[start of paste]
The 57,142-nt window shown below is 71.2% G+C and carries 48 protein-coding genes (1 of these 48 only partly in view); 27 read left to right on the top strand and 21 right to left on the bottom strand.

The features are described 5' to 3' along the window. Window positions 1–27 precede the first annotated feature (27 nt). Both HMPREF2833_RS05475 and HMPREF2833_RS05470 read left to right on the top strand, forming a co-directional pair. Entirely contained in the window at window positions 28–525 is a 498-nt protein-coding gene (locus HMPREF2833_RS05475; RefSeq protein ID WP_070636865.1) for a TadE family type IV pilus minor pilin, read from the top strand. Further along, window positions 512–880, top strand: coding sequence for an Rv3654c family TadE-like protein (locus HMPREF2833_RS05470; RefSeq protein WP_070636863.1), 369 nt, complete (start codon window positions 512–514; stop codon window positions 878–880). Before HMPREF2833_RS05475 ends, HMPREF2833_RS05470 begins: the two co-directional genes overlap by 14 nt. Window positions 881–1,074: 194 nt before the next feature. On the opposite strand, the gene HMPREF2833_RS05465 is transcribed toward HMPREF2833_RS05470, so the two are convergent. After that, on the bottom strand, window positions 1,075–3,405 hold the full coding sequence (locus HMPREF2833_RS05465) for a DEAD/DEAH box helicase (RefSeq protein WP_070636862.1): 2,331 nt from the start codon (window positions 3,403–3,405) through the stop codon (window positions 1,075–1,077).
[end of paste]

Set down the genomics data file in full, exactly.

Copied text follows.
The 57,142-nt window shown below is 71.2% G+C and carries 48 protein-coding genes (1 of these 48 only partly in view); 27 read left to right on the top strand and 21 right to left on the bottom strand.

The features are described 5' to 3' along the window. Window positions 1–27 precede the first annotated feature (27 nt). Both HMPREF2833_RS05475 and HMPREF2833_RS05470 read left to right on the top strand, forming a co-directional pair. Entirely contained in the window at window positions 28–525 is a 498-nt protein-coding gene (locus HMPREF2833_RS05475; RefSeq protein ID WP_070636865.1) for a TadE family type IV pilus minor pilin, read from the top strand. Further along, window positions 512–880, top strand: coding sequence for an Rv3654c family TadE-like protein (locus HMPREF2833_RS05470; RefSeq protein WP_070636863.1), 369 nt, complete (start codon window positions 512–514; stop codon window positions 878–880). Before HMPREF2833_RS05475 ends, HMPREF2833_RS05470 begins: the two co-directional genes overlap by 14 nt. Window positions 881–1,074: 194 nt before the next feature. On the opposite strand, the gene HMPREF2833_RS05465 is transcribed toward HMPREF2833_RS05470, so the two are convergent. After that, on the bottom strand, window positions 1,075–3,405 hold the full coding sequence (locus HMPREF2833_RS05465) for a DEAD/DEAH box helicase (RefSeq protein WP_070636862.1): 2,331 nt from the start codon (window positions 3,403–3,405) through the stop codon (window positions 1,075–1,077).